The Therapy Path Français
First Step to Literacy
How do we teach children with disordered reading?
A variety of exercises and methods are carefully designed to take advantage of how these young children learn. The activities have the following features:

To heighten their attention
- We use hands on experiences (move, draw, place, pull)
- We use colourful and engaging materials that draw children’s attention.
To guide their efforts
- We encourage constant verbal participation to engage them. (explain and describe what they see.)
- We use constant verbal feedback to outline success and to direct their efforts.
To make sense of abstract symbols. (the alphabet)
- To attach meaning to abstract symbols, we use morphologically meaningful pictures and stories.
that form strong associations between the sound and the alphabetic letter.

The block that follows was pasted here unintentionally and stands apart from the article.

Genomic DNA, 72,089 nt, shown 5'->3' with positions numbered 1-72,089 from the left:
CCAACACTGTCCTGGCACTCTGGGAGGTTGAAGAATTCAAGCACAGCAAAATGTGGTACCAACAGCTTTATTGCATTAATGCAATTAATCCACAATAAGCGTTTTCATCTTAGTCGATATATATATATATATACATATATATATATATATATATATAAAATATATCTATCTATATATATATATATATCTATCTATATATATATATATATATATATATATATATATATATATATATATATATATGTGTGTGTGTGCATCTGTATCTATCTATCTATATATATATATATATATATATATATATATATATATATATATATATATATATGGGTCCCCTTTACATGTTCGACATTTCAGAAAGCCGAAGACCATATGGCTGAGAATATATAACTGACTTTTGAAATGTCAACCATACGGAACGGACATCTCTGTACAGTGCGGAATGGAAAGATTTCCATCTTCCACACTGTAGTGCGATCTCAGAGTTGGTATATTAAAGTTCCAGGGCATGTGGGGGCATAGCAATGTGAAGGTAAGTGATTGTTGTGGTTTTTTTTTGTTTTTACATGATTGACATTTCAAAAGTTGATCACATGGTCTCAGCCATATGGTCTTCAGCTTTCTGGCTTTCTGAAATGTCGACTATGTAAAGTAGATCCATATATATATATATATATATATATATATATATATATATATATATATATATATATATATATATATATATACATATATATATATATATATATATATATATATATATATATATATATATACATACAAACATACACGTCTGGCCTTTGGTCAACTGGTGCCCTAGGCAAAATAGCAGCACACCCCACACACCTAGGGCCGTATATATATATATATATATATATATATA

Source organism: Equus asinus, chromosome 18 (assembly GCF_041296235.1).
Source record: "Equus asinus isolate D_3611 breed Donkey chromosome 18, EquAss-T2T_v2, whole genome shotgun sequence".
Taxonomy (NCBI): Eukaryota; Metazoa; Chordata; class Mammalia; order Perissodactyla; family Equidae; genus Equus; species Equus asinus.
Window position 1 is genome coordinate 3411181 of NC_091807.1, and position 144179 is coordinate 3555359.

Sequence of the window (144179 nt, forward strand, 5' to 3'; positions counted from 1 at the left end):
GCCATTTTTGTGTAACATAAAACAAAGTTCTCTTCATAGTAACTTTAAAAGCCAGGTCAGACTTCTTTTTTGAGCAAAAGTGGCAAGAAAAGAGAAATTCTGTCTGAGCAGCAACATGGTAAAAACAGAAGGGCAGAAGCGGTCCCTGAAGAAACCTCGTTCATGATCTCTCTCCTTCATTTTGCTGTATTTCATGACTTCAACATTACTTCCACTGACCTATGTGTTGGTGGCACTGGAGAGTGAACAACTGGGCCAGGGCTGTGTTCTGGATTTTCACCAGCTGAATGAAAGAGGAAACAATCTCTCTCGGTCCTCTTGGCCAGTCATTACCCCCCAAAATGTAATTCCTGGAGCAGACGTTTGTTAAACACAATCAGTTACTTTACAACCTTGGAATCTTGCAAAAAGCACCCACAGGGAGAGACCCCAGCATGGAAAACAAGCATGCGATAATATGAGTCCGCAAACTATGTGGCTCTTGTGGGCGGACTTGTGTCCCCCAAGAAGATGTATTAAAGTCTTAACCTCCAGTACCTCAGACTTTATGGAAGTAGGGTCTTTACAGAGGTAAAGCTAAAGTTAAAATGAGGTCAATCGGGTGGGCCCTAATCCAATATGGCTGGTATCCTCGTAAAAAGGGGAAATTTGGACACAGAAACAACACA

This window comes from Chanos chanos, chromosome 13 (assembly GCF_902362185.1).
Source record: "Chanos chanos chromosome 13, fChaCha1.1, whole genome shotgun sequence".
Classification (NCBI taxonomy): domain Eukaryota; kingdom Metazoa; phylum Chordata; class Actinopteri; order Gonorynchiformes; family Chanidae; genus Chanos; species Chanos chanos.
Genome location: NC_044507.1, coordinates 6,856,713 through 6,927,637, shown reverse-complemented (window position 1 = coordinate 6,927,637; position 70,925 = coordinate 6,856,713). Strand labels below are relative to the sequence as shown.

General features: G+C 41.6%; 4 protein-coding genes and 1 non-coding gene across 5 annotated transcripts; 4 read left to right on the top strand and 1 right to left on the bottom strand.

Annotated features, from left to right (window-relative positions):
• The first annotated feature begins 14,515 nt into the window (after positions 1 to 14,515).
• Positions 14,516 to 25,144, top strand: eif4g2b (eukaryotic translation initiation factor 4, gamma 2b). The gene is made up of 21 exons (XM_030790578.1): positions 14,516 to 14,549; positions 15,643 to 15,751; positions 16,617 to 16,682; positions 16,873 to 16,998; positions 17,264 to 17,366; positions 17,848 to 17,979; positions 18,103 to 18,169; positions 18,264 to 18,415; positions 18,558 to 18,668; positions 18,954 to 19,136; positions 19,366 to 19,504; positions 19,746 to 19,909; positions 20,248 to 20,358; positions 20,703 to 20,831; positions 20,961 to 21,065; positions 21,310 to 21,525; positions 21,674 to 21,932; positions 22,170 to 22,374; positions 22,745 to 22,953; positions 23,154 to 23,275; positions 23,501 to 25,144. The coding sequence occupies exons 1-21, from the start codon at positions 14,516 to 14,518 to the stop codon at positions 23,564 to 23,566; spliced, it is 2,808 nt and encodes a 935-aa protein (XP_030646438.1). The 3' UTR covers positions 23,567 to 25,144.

For example, the 's' resembles a s nake.
- We rehearse these letters in isolation and concurrently, in the context of fun drills, familiar words, and stories.

Why do some children have difficulties reading ?
According to a study published in the July 15, 2002 issue of Biological Psychiatry, dyslexia is caused by a genetic flaw in the part of the brain used for reading. Bennett Shaywitz and other Yale University researchers scanned the brains of 144 children – both with and without dyslexia. Both groups took a reading skills test while measured by magnetic resonance imaging to pinpoint the part of the brain activated by reading. While non-impaired reading is concentrated in the back of the brain where letters and sounds are integrated, the researchers found that this area is disrupted in children who are dyslexic. Instead, the brain activity in dyslexic children is concentrated in the frontal region, which governs articulated speech and reasoning. This frontal part of the brain is not neurologically specialized at integrating sounds and visual letters, so these children have difficulty deciphering the code of reading.
Attaching meaning to symbols 
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